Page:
Have you ever experienced sewing with knits only to find your seam longer and wavier than before? Don’t worry, you’re not alone in this. Fortunately, most overlockers come equipped with a feature called differential feed, which can help you achieve the perfect seam finish. Not only does it rectify stretched-out seams in knit fabrics, but it can also be used to create gathers and scalloped lettuce edge finishes. Once you grasp the basics of how it works, you’ll find endless possibilities for employing it in your next project.
Understanding Differential Feed
Differential feed is often mistaken for dual feed or presser foot pressure. However, it is neither of these. When adjusting the Differential Feed knob on your machine, you are actually modifying the rate at which the front feed dog moves, while the back feed dog maintains a consistent rotation. This concept is illustrated in a schematic drawing found in the overlocker manual.
By setting the Differential Feed to 2, the front feed dog rotates at roughly twice the distance of the back feed dog, resulting in a greater fabric movement. This eliminates the stretched-out wave that occurs when sewing most knit fabrics. Conversely, when the Differential Feed knob is set to 0.7, the front feed dog makes a smaller rotation than the back feed dog, causing the fabric to stretch as it is sewn. Additionally, the Differential Feed is variable and adjustable, allowing you to fine-tune it while sewing, which is particularly useful for working with bias edges and inset sleeves.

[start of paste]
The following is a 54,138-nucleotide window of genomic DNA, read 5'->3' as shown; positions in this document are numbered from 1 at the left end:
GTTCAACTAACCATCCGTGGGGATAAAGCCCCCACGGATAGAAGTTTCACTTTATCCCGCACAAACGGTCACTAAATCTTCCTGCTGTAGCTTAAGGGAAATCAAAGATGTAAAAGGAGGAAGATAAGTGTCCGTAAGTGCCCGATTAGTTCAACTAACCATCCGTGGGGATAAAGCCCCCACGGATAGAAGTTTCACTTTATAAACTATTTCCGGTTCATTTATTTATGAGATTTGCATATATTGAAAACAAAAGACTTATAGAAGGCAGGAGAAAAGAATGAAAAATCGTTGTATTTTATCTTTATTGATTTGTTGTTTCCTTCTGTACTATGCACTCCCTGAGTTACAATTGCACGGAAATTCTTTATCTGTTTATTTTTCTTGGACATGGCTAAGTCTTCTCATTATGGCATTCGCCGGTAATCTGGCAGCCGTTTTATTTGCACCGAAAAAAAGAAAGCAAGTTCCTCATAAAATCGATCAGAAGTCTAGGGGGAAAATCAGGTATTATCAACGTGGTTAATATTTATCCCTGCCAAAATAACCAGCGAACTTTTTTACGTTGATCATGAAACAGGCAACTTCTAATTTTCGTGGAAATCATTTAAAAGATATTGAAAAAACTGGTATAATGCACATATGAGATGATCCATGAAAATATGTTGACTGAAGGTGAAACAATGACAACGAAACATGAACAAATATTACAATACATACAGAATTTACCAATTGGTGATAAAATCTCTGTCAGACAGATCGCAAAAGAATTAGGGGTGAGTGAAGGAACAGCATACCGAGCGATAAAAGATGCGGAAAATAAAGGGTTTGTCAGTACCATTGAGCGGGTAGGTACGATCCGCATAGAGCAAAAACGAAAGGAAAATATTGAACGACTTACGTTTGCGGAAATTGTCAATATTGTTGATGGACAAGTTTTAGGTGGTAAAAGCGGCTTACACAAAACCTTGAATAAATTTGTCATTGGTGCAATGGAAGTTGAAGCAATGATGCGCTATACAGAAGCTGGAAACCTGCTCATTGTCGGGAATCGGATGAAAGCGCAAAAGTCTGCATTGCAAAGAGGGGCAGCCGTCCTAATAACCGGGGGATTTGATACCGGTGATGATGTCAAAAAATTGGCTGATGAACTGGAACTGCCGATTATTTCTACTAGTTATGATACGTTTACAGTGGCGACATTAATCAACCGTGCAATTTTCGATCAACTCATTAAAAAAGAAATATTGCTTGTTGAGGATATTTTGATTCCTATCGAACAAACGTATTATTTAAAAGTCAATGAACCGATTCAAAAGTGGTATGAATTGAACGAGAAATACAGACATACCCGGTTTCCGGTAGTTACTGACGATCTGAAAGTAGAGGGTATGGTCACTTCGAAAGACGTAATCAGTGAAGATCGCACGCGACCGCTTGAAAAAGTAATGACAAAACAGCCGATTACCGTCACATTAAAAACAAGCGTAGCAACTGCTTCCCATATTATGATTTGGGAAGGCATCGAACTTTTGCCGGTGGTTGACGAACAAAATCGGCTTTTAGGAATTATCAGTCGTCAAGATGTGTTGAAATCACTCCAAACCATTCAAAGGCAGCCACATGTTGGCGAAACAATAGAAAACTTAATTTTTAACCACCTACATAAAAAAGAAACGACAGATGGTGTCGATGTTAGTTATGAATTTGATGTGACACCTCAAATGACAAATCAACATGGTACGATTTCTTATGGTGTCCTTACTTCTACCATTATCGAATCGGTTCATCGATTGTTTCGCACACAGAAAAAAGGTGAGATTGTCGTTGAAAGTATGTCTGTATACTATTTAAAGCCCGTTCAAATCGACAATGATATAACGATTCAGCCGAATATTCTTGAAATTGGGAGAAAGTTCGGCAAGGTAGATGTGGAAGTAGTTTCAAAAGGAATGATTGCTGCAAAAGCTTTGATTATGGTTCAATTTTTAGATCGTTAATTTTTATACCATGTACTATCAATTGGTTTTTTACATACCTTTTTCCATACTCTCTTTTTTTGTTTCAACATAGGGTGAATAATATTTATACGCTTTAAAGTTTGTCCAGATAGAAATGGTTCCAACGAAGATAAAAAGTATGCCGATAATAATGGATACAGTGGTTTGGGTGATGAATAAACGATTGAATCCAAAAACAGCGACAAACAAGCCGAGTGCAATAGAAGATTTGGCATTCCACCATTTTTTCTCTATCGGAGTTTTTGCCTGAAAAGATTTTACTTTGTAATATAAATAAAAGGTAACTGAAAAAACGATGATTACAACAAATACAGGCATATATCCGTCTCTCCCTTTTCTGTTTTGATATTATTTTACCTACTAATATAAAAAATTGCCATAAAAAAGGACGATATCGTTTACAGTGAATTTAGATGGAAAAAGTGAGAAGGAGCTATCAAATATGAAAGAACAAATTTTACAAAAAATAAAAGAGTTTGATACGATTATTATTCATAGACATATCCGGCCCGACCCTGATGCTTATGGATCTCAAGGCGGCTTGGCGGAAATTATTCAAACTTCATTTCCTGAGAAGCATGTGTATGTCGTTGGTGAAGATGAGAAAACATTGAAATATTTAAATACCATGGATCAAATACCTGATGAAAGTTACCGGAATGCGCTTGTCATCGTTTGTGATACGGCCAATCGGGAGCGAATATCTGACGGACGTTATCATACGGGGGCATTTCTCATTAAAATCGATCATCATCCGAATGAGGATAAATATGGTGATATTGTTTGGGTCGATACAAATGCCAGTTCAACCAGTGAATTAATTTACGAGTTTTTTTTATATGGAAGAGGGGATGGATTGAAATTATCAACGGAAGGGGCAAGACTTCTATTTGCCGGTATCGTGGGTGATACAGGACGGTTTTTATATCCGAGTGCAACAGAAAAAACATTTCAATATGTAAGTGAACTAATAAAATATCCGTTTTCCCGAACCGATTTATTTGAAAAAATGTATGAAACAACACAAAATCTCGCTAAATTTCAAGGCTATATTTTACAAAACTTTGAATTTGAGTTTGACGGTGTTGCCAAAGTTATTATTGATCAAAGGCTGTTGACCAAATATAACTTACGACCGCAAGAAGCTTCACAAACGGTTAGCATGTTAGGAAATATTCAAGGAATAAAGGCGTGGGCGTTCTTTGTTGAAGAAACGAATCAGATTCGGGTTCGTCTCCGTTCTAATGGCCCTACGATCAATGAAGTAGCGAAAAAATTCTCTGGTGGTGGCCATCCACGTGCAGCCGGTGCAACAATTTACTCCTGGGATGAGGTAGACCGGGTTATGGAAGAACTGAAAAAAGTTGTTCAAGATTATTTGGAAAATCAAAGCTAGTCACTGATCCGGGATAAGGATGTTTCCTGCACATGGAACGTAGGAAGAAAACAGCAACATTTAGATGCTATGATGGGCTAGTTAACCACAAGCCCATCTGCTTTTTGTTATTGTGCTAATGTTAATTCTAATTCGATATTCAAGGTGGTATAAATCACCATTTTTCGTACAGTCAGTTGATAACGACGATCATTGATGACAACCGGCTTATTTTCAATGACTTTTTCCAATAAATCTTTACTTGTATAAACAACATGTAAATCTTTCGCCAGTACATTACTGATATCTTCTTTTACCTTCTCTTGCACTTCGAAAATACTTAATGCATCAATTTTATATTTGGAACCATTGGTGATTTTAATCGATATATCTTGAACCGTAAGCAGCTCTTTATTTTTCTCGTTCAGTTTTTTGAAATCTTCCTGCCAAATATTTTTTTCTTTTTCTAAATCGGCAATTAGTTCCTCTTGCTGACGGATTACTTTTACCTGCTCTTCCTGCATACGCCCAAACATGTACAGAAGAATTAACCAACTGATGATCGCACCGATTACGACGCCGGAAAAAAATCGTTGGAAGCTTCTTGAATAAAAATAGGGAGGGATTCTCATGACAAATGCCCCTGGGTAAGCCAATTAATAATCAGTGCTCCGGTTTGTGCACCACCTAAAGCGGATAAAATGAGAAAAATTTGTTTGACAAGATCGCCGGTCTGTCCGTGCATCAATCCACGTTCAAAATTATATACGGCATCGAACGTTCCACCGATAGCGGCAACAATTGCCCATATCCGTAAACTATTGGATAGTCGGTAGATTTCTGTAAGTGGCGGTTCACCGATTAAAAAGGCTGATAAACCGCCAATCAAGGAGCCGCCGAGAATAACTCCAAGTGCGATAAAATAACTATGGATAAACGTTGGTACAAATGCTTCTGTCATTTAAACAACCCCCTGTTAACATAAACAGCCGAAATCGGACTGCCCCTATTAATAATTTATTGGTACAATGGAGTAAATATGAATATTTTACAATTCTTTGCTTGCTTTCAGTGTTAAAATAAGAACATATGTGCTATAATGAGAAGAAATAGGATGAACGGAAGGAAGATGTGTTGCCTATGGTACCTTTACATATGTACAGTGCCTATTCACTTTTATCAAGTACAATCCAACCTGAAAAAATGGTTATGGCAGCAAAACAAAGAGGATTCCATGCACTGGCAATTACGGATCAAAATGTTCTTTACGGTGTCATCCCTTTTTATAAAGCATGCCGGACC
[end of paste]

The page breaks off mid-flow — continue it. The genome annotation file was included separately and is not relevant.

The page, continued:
Choosing the Right Setting
Determining the appropriate Differential Feed setting depends primarily on the fabric you’re working with. Woven fabrics generally achieve a flat seam along non-bias cut edges when set to 1. On the other hand, knit fabrics often stretch and create a wavy edge seam when set to 1. In this case, adjusting the Differential Feed setting towards 1.5 can help produce a flat and even seam.
If you’re looking to create ruffles, setting the Differential Feed to 2 is highly effective. The front feed dog pushes more fabric through at almost twice the rate, resulting in beautiful gathers. Pair this technique with a rolled hem edge finish for ruffles on items like pillows, bags, and children’s clothing.
For a scalloped lettuce edge finish or to eliminate unwanted puckering, adjust the Differential Feed to 0.7 while using a rolled hem. This setting works particularly well with stretchy spandex knits, enhancing the lettuce edge effect.
Understanding the uses of Differential Feed and how to apply it to your projects is crucial for achieving expert finishes. The overlocker is a powerful tool that can make a significant difference in the outcome of your sewing projects. So, embrace the Differential Feed feature and let it work its magic. Happy serging!